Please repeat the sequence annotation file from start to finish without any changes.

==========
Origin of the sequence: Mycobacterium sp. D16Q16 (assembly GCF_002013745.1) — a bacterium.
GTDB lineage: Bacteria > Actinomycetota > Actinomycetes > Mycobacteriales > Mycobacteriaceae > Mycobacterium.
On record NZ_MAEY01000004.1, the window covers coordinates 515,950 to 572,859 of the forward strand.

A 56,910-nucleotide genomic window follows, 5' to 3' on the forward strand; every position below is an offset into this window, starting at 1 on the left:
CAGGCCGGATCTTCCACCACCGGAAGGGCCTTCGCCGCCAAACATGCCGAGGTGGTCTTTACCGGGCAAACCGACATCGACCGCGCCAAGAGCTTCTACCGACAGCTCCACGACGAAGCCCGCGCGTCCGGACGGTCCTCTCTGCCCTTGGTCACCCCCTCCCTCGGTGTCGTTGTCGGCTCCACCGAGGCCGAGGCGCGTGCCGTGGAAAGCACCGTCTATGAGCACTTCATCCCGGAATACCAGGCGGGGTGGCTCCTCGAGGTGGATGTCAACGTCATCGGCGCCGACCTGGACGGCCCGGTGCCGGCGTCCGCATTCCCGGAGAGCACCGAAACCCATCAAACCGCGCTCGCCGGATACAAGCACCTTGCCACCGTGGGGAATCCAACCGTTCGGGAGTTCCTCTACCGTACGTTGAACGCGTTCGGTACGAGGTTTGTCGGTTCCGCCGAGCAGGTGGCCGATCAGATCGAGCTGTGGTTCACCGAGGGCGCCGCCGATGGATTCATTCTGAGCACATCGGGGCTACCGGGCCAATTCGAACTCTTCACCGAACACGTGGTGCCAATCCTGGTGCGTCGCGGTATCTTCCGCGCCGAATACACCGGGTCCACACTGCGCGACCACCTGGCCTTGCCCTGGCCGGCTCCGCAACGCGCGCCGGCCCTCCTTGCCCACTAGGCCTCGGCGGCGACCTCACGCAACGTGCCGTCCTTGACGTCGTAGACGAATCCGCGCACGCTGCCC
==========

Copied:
Origin of the sequence: Mycobacterium sp. D16Q16 (assembly GCF_002013745.1) — a bacterium.
GTDB lineage: Bacteria > Actinomycetota > Actinomycetes > Mycobacteriales > Mycobacteriaceae > Mycobacterium.
On record NZ_MAEY01000004.1, the window covers coordinates 515,950 to 572,859 of the forward strand.

A 56,910-nucleotide genomic window follows, 5' to 3' on the forward strand; every position below is an offset into this window, starting at 1 on the left:
CAGGCCGGATCTTCCACCACCGGAAGGGCCTTCGCCGCCAAACATGCCGAGGTGGTCTTTACCGGGCAAACCGACATCGACCGCGCCAAGAGCTTCTACCGACAGCTCCACGACGAAGCCCGCGCGTCCGGACGGTCCTCTCTGCCCTTGGTCACCCCCTCCCTCGGTGTCGTTGTCGGCTCCACCGAGGCCGAGGCGCGTGCCGTGGAAAGCACCGTCTATGAGCACTTCATCCCGGAATACCAGGCGGGGTGGCTCCTCGAGGTGGATGTCAACGTCATCGGCGCCGACCTGGACGGCCCGGTGCCGGCGTCCGCATTCCCGGAGAGCACCGAAACCCATCAAACCGCGCTCGCCGGATACAAGCACCTTGCCACCGTGGGGAATCCAACCGTTCGGGAGTTCCTCTACCGTACGTTGAACGCGTTCGGTACGAGGTTTGTCGGTTCCGCCGAGCAGGTGGCCGATCAGATCGAGCTGTGGTTCACCGAGGGCGCCGCCGATGGATTCATTCTGAGCACATCGGGGCTACCGGGCCAATTCGAACTCTTCACCGAACACGTGGTGCCAATCCTGGTGCGTCGCGGTATCTTCCGCGCCGAATACACCGGGTCCACACTGCGCGACCACCTGGCCTTGCCCTGGCCGGCTCCGCAACGCGCGCCGGCCCTCCTTGCCCACTAGGCCTCGGCGGCGACCTCACGCAACGTGCCGTCCTTGACGTCGTAGACGAATCCGCGCACGCTGCCC